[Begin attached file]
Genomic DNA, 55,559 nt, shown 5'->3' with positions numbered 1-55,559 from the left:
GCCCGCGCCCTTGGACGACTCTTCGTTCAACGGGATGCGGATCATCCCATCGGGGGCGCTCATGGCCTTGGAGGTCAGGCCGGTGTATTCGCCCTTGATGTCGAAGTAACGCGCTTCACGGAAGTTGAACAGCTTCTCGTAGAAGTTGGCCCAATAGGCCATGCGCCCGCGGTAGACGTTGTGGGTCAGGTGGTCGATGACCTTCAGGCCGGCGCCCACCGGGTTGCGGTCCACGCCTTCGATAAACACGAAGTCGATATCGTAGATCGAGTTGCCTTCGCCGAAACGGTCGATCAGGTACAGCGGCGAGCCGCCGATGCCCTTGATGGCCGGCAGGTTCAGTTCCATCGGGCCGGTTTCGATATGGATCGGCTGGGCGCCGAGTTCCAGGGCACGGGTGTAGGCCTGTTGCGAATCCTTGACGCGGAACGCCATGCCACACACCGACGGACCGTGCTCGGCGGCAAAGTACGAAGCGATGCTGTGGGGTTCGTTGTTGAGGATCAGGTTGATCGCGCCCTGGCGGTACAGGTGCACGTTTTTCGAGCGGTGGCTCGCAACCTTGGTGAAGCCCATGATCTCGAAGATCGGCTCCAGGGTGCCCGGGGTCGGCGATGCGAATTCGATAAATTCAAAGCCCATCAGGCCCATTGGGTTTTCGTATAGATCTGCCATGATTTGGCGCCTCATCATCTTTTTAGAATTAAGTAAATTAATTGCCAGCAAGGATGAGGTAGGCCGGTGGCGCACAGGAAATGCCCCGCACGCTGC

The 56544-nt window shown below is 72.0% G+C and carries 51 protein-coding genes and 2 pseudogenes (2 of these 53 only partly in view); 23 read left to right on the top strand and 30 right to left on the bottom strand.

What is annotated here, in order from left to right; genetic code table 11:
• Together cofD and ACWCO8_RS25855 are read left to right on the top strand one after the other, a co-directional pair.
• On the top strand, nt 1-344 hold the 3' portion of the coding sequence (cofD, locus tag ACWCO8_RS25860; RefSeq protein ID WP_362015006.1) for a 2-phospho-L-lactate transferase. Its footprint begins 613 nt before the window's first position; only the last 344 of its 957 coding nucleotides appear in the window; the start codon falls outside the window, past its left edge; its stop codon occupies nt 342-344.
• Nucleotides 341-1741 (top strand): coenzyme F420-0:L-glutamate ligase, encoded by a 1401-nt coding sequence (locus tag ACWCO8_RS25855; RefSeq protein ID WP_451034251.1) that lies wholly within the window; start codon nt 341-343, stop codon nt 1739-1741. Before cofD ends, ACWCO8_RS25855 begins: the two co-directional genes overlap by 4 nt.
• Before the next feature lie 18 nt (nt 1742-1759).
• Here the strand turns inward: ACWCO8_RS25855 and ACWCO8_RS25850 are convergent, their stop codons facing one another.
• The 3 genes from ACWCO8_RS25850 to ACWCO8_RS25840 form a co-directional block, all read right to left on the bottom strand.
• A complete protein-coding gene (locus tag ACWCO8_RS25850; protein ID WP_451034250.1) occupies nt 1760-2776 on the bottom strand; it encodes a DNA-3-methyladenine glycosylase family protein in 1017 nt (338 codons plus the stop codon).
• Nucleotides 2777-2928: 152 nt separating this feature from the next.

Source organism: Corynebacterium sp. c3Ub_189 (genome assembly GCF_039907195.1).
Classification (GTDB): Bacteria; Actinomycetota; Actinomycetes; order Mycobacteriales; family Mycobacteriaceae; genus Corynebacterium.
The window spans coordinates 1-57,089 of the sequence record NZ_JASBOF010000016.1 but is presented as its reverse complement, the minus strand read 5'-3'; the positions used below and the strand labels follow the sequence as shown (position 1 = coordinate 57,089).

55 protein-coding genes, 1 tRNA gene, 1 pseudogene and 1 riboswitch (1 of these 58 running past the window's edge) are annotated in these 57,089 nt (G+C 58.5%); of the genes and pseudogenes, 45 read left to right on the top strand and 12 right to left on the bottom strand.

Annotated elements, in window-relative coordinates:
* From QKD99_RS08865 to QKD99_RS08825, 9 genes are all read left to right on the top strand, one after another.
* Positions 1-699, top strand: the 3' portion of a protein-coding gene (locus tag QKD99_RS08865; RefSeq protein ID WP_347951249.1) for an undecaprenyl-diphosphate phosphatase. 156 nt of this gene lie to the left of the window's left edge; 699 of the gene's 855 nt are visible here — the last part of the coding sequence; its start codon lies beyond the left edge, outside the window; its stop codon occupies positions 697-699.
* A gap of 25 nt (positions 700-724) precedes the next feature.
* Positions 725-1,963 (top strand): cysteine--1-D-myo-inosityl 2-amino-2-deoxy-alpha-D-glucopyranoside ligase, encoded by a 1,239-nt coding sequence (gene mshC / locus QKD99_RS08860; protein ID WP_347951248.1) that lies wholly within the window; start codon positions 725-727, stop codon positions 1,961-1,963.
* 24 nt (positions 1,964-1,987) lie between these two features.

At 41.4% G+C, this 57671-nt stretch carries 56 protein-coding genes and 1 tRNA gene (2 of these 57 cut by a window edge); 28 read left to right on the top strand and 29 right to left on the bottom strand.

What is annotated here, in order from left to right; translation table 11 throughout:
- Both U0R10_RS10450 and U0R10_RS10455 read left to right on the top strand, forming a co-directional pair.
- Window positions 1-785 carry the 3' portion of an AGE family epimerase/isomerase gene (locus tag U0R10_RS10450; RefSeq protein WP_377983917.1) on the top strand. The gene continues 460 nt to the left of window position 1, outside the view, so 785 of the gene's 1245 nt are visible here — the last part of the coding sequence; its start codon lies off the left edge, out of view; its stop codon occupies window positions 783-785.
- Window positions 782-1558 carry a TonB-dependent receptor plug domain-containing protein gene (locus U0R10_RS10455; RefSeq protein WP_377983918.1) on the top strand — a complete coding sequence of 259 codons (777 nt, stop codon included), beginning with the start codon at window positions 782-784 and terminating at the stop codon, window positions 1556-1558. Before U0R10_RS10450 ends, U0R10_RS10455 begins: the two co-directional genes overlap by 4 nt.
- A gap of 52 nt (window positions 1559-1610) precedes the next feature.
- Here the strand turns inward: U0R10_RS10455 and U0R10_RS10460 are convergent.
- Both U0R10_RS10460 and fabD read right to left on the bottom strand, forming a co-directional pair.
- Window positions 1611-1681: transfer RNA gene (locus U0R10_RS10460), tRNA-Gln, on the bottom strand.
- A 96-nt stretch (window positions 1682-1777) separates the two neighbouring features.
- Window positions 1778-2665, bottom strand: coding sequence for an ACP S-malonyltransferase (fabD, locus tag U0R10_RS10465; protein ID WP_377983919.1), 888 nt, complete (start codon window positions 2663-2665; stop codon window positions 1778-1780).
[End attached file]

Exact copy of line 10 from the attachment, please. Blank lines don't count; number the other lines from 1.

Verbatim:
• The 3 genes from ACWCO8_RS25850 to ACWCO8_RS25840 form a co-directional block, all read right to left on the bottom strand.